Hexagonal housing: Hoxton Press by Karakusevic Carson Architects and David Chipperfield Architects


Karakusevic Carson Architects and David Chipperfield Architects have joined forces to create two striking towers of apartments whose private sale has helped fund the regeneration of the adjacent social and mixed tenure housing. It's an enlightened piece of community-centric redevelopment by Hackney Council


Words by Veronica Simpson

Many aspects of the two new, hexagonal residential towers jointly designed by David Chipperfield Architects (DCA) and Karakusevic Carson Architects are unusual. Sprouting between the midcentury sprawl of oblong housing blocks in Hackney, their slender outline and hexagonal geometry stands out. At 20 and 16 storeys high, they resemble two oversized connector nuts among the beige, red and grey bricks of a giant’s upturned Legobox. Their name, Hoxton Press, has a different industrial reference however, connecting back to the 19th-century Mullord Brothers Printing Press that originally occupied the site.

The towers’ conception and gestation is unusual: while collaboration is par for the course for Karakusevic Carson — 90% of whose work is public-sector residential and civic buildings — for the global, starchitect-y Chipperfield crew, not so much.

Fired twice, the same Belgian brick becomes grey on the 20-storey tower. Image Credit: Simon MengesFired twice, the same Belgian brick becomes grey on the 20-storey tower. Image Credit: Simon Menges

Most refreshingly different, however, is the fact that these two developer-built, Hoxton Press towers, amounting to 198 nicely detailed, vista-strewn, market-rate apartments, have played a vital role in making possible the demolition of 400 unfit-for-purpose 1950s council homes on the troubled Colville Estate, to allow for double the number of replacement homes — yes, they are mixed tenure, but promise to accommodate all the original council tenants in one, direct decant. It is a welcome piece of clever, council- led regeneration that allows the local authority to do right by its existing and future tenants, while retaining ownership of and control of the land. While the funding from the towers’ developer, Anthology, was critical, the company remains leaseholders on the land, with the council retaining freehold. This gives the council control over public realm and the neighbourhood’s present and future programming.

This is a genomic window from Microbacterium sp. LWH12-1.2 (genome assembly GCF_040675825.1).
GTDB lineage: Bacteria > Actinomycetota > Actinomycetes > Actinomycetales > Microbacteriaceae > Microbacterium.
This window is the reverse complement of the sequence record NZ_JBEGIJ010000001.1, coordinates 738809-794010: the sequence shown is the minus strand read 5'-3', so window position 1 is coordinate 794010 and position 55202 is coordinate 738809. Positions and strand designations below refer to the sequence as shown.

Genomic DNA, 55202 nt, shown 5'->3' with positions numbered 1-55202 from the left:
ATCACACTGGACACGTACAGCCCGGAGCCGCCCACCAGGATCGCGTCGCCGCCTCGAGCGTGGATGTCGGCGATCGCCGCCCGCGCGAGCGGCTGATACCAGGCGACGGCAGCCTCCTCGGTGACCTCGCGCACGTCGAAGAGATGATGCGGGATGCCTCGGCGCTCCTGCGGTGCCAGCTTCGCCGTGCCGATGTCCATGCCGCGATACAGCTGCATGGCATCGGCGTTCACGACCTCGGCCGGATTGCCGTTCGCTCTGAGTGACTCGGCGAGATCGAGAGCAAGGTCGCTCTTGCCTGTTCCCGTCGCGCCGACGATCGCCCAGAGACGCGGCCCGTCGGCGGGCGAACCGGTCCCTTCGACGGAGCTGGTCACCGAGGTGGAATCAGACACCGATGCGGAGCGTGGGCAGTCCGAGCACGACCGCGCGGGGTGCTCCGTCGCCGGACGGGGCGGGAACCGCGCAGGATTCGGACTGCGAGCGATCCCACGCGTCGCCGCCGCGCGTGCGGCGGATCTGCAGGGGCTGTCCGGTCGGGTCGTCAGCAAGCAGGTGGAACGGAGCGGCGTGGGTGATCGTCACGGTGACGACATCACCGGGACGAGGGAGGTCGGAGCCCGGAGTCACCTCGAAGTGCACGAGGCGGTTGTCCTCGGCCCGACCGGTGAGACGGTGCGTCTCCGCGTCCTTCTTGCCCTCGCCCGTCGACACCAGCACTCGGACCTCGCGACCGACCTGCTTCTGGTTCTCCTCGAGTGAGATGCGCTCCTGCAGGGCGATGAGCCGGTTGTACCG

Most fascinating — as well as unusual — is that it was the existing local tenants who gave the thumbs up for these two high-rise blocks. They took a little persuading, says Karakusevic Carson’s associate director Stefan Mannewitz, who has seen the project through from inception, attending around 100 community meetings, he says, since Karakusevic Carson got involved in 2009. ‘We started out meeting the residents first and then we did the masterplan,’ he says. ‘What Hackney is doing is a new approach, different from the usual top-down — we are going the other way around.’

The size and scale of the balconies adds a whole new dimension to the open-plan living rooms. Image Credit: Peter LandersThe size and scale of the balconies adds a whole new dimension to the open-plan living rooms. Image Credit: Peter Landers

Hackney has clearly harnessed Karakusevic Carson’s intelligence and experience with housing and masterplanning, and collaborated to facilitate a more cohesive, community-centric approach. Having found a small budget to start the redevelopment, Karakusevic Carson and the Hackney regeneration team developed a phased approach to the masterplan, and focused on how to proceed not just from a masterplanning, design and resident engagement perspective but also from that of high-level financial modelling.

‘The masterplan had to be viable at every stage with an overall budget of £300m,’ says Mannewitz. ‘Early studies highlighted that in this instance a refurbishment strategy would not be possible or popular with estate residents, and the preferred route was a phase-by-phase masterplan approach to the redevelopment of the whole estate.’ Each phase had to be broadly self-funding as a result of the financial crisis at the start of the masterplan process. Due to limits on council borrowing, a number of private sale and private rent buildings had to be designed that would raise money and cross-subsidise the rebuilding of the public housing.

‘We created a phased replacement homes strategy where new homes are provided for existing residents with each new phase, going from the original 438 homes to 925 in total,’ continues Mannewitz. ‘The residents’ choice was to live in low-to-medium-rise buildings, but this would not create a high enough density for a viable masterplan.’ So in early discussions it was decided that two taller buildings located mainly on the former estate car park and bin stores would be delivered for market sale to help pay for the lower-rise buildings across the wider site.

The faceted form provides dual aspect views for each apartment. Image Credit: Peter LandersThe faceted form provides dual aspect views for each apartment. Image Credit: Peter Landers

‘This decision was taken with the full support of the residents steering group and wider estate residents,’ says Mannewitz. ‘We have discussed with residents at each major design stage, from the outward appearance of the tall buildings to the design and specifications of the lower-rise buildings to ensure the homes built are aligned with their expectations.’ Having won planning permission for the whole scheme in 2012, then won the competitions to design the actual housing for phases one and two, Karakusevic Carson invited DCA to join them in pitching for the design of this third, most financially sensitive element — the towers — in order to bring the necessary starchitect allure for sales and marketing.